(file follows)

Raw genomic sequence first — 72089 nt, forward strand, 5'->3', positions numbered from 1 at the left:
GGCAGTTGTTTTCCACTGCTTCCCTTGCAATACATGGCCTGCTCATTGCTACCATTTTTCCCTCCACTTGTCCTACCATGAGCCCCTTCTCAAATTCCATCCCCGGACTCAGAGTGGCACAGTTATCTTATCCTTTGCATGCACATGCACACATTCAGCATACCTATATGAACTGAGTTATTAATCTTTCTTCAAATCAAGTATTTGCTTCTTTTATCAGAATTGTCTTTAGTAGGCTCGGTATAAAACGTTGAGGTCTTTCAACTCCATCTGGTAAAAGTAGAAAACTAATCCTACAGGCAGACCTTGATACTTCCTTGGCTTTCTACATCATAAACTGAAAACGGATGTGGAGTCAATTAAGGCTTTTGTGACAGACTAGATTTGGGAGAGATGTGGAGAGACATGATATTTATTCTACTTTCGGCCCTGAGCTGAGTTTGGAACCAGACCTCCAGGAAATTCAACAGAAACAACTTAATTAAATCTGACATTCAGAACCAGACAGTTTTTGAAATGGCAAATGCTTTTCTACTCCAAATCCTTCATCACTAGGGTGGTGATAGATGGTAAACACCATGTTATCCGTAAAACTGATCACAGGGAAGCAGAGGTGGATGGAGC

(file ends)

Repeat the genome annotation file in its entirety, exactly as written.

Raw genomic sequence first — 72089 nt, forward strand, 5'->3', positions numbered from 1 at the left:
GGCAGTTGTTTTCCACTGCTTCCCTTGCAATACATGGCCTGCTCATTGCTACCATTTTTCCCTCCACTTGTCCTACCATGAGCCCCTTCTCAAATTCCATCCCCGGACTCAGAGTGGCACAGTTATCTTATCCTTTGCATGCACATGCACACATTCAGCATACCTATATGAACTGAGTTATTAATCTTTCTTCAAATCAAGTATTTGCTTCTTTTATCAGAATTGTCTTTAGTAGGCTCGGTATAAAACGTTGAGGTCTTTCAACTCCATCTGGTAAAAGTAGAAAACTAATCCTACAGGCAGACCTTGATACTTCCTTGGCTTTCTACATCATAAACTGAAAACGGATGTGGAGTCAATTAAGGCTTTTGTGACAGACTAGATTTGGGAGAGATGTGGAGAGACATGATATTTATTCTACTTTCGGCCCTGAGCTGAGTTTGGAACCAGACCTCCAGGAAATTCAACAGAAACAACTTAATTAAATCTGACATTCAGAACCAGACAGTTTTTGAAATGGCAAATGCTTTTCTACTCCAAATCCTTCATCACTAGGGTGGTGATAGATGGTAAACACCATGTTATCCGTAAAACTGATCACAGGGAAGCAGAGGTGGATGGAGC